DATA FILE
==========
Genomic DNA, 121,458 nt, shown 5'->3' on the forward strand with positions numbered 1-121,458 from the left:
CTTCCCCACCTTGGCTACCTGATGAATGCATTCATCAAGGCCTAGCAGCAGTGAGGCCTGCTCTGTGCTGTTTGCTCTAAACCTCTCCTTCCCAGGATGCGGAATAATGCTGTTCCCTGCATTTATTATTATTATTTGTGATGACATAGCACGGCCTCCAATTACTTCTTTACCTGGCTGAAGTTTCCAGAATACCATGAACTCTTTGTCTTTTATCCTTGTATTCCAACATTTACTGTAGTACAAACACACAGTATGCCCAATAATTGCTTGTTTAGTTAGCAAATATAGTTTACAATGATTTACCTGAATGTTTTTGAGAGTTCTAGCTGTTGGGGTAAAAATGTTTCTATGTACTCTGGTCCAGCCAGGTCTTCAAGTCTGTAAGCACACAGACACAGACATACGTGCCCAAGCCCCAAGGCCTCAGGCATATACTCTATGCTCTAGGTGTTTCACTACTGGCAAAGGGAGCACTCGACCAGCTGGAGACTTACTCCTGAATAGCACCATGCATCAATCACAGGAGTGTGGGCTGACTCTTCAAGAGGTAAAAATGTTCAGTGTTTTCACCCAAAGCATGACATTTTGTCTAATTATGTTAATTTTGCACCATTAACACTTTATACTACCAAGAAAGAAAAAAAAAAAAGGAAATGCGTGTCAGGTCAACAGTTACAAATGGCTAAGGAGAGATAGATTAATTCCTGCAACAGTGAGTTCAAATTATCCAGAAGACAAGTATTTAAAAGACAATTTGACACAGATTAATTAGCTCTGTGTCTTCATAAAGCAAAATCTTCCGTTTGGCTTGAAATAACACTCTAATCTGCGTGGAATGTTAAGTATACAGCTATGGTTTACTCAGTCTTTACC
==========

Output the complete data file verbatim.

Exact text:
Genomic DNA, 121,458 nt, shown 5'->3' on the forward strand with positions numbered 1-121,458 from the left:
CTTCCCCACCTTGGCTACCTGATGAATGCATTCATCAAGGCCTAGCAGCAGTGAGGCCTGCTCTGTGCTGTTTGCTCTAAACCTCTCCTTCCCAGGATGCGGAATAATGCTGTTCCCTGCATTTATTATTATTATTTGTGATGACATAGCACGGCCTCCAATTACTTCTTTACCTGGCTGAAGTTTCCAGAATACCATGAACTCTTTGTCTTTTATCCTTGTATTCCAACATTTACTGTAGTACAAACACACAGTATGCCCAATAATTGCTTGTTTAGTTAGCAAATATAGTTTACAATGATTTACCTGAATGTTTTTGAGAGTTCTAGCTGTTGGGGTAAAAATGTTTCTATGTACTCTGGTCCAGCCAGGTCTTCAAGTCTGTAAGCACACAGACACAGACATACGTGCCCAAGCCCCAAGGCCTCAGGCATATACTCTATGCTCTAGGTGTTTCACTACTGGCAAAGGGAGCACTCGACCAGCTGGAGACTTACTCCTGAATAGCACCATGCATCAATCACAGGAGTGTGGGCTGACTCTTCAAGAGGTAAAAATGTTCAGTGTTTTCACCCAAAGCATGACATTTTGTCTAATTATGTTAATTTTGCACCATTAACACTTTATACTACCAAGAAAGAAAAAAAAAAAAGGAAATGCGTGTCAGGTCAACAGTTACAAATGGCTAAGGAGAGATAGATTAATTCCTGCAACAGTGAGTTCAAATTATCCAGAAGACAAGTATTTAAAAGACAATTTGACACAGATTAATTAGCTCTGTGTCTTCATAAAGCAAAATCTTCCGTTTGGCTTGAAATAACACTCTAATCTGCGTGGAATGTTAAGTATACAGCTATGGTTTACTCAGTCTTTACC